The British and European news and political bias is different than what we get on CNBC, Investors Business Daily, and USA Today. Many of the writers are very good, but the usual lack of credibility stands out in some others....more info
- A news magazine for thinkers
Without question, this is the magazine to choose if you want to read news on a weekly basis, rather than drivel, celebrity reports, and senseless "polls" that amount to nothing.
If you are looking for a particular political slant, do not choose the Economist. Its writers run the gamut from the left to the right, but the overall tenor of the magazine is well balanced. There's plenty to challenge one's world view in any given issue, no matter what one's political affiliation, but I tend to enjoy that aspect of the magazine. There are few publications that even try to present such a balance of viewpoints, and none others that succeed so brilliantly.
The writing is unparalleled and refreshingly unsophomoric. It's great to read something written at a level higher than grade eight, and with a vocabulary to delight the eyes and sometimes even warrant breaking out a dictionary. The coverage is truly worldwide in scope, too, with the U.S. frequently taking a backseat to the rest of the globe, as it should, when events dictate.
I think the Economist is simply the best of its class, bar none....more info
- Excellent publication, theiving fulfillment organization
The publication itself is excellent - a different perspective from that of Time, Newsweek, and others on US and world events and trends and superb analysis and insight.
But for the third time in five years, the subscription organization has terminated my subscription for no reason or taken my renewal money and failed to renew my subscription. My inquiries result in an automated email response, but no action. This is nothing short of theft, and there is clearly a pattern of this behavior....more info
- A very different weekly news magazine
Reading The Economist is a very different experience from that of reading the "big three"-- Time, Newsweek, and US News-- for two reasons.
First, it's a British publication, written in a very British manner. It's tone can vary from flatly dry to dryly ironic to jarringly blunt. There's nothing here that one can call politically correct; the authors and editors call 'em as they see 'em.
Second, it's a serious news magazine. Each issue is packed with stories about current affairs, politics, economics, and business. There are also book and movie reviews. However, there is almost no pop culture news and absolutely none of the celebrity gossip that has begun to corrupt the "big three."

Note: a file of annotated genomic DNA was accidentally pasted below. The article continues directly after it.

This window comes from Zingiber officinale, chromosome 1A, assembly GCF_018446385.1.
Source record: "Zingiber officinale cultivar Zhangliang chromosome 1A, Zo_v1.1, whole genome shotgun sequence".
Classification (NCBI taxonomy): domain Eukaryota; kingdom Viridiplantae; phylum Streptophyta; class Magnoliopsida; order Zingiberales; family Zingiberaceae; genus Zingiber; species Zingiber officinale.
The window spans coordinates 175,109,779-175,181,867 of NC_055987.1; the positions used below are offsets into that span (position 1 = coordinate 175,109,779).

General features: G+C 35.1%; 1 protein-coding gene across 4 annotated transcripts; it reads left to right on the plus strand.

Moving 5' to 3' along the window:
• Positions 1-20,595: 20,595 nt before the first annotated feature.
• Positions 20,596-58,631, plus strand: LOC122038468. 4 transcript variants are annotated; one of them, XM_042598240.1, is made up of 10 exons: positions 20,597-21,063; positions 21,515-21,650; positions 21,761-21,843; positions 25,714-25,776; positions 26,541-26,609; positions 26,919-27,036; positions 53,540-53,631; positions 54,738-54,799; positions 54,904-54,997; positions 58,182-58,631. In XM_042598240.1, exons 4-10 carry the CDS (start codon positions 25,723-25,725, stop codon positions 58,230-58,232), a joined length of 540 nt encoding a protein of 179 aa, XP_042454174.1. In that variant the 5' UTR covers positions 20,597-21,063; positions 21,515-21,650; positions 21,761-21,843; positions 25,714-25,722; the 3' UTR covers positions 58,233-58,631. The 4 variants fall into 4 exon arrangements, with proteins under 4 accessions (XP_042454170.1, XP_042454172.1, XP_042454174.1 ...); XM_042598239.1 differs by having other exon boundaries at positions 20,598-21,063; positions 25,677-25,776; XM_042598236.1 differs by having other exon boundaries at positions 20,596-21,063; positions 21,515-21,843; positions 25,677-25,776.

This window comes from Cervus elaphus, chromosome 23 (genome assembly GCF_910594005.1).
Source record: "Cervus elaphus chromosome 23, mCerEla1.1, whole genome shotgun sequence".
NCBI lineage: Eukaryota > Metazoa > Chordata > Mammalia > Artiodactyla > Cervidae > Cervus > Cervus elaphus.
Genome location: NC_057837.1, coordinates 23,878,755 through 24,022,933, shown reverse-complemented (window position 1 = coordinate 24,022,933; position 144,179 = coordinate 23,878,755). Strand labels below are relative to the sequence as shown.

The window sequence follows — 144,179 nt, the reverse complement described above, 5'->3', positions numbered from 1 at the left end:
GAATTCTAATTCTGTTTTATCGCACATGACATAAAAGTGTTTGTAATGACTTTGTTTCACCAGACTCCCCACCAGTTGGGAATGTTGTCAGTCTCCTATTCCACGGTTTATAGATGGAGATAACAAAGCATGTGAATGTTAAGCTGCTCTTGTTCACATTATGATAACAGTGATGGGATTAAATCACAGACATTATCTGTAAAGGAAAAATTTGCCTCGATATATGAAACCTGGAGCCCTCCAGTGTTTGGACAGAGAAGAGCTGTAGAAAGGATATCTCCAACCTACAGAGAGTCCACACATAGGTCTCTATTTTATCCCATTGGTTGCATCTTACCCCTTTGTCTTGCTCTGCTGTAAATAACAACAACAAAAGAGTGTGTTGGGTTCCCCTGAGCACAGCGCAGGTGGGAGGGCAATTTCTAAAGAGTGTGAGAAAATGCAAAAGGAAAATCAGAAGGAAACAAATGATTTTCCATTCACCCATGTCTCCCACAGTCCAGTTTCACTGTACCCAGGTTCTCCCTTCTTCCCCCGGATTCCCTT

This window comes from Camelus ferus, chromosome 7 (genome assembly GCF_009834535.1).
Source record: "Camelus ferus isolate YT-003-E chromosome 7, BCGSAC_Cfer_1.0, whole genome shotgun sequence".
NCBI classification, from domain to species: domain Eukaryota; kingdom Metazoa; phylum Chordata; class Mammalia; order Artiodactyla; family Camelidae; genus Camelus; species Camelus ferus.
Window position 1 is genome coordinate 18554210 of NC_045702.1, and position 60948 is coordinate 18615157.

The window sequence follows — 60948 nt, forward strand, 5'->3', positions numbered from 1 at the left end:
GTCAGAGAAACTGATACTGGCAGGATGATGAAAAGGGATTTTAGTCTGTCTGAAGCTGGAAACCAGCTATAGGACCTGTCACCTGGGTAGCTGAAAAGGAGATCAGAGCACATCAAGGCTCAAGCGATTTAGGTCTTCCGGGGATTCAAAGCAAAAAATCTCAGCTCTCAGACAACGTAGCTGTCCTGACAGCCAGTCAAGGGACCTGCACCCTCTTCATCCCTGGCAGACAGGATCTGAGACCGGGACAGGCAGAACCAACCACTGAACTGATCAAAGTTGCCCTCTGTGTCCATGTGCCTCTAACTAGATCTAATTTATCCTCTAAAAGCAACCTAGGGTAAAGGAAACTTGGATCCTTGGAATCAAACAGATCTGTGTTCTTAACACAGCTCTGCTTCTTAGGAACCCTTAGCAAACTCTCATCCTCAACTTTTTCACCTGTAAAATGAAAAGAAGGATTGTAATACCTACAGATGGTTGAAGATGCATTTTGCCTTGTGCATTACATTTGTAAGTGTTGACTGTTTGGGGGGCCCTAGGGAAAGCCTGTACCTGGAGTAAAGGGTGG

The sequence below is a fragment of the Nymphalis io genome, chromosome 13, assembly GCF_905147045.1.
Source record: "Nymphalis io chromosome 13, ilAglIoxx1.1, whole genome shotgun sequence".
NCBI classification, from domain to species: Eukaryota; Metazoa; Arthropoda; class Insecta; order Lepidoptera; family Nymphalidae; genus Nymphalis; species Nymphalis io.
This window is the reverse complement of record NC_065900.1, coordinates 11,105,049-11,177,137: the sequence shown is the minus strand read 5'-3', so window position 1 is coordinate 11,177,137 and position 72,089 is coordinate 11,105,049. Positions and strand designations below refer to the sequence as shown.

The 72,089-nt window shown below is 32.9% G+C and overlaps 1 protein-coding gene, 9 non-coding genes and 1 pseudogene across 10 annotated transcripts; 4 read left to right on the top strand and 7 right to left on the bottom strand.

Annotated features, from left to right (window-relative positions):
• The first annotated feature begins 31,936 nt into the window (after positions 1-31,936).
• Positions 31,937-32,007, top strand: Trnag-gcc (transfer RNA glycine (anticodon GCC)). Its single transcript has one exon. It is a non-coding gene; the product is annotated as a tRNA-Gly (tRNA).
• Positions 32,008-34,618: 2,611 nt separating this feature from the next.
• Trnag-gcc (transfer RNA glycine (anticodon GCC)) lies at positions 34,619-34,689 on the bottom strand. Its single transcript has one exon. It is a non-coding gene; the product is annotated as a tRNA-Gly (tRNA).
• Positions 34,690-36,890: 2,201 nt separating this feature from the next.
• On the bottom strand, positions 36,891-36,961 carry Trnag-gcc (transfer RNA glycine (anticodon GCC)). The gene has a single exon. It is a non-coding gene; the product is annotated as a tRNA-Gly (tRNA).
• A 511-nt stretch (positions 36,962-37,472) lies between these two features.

It's important to understand that reading The Economist takes some commitment of time and effort, probably at least two or three hours an issue. Every article is deeply analytical, and many stories are revisited weekly for updates. This is a NEWS magazine, not a news MAGAZINE, if that makes sense.
The issue of political bias always arises with the media. The Economist takes definite stands on nearly every issue, and those editorial stands are clearly stated and defended. However, it is at the same time scrupulously fair and balanced. That's quite a trick, but the staff pulls it off week after week.
So, if you're ready and willing to spend some time reading thoughtful, thought-provoking, in-depth analysis of the news of the world, you won't find a better news magazine than The Economist.
(You might want to buy a copy on a magazine rack somewhere and check the subscription offers on the insert cards. They're almost certain to be better than the Amazon price.)...more info
- great magazine IF you can get the subscription dept to send it
Frankly their subscription department is UNANSWERABLE in that they
do not acknowledge subscription problems. At this price point it is
exceedingly difficult not to feel ripped off when the magazine doesn't arrive....more info
- King of the weekly news magazines
The Economist is truly the best of the weekly global news magazines. Too bad it's not American so I don't have to bother with the pesky differences in spelling! Don't let the magazine's name mislead you into thinking it is mostly about business, financial, or economic matters; The Economist covers important news in virtually every country, including articles on science, technology, books, art, and people, and it offers at least two in-depth reports every issue. The writing is clear, insightful, and aimed at an intelligent, informed audience, with a sprinkling of dry British humor (always in good taste). Yes, The Economist has a bias - a free-market bias - but they wear their heart lightly on their sleeve, so I can live with it. If you want to stay informed about the world, if you can read only one news magazine, then The Economist is the one....more info
- It's great!
Pound for pound the Economist provides more interesting reading than any other magazine I can think of. I often disagree with their editorial stance, but the articles have very interesting analysis, especially when compared to the superficial coverage provided by many American magazines....more info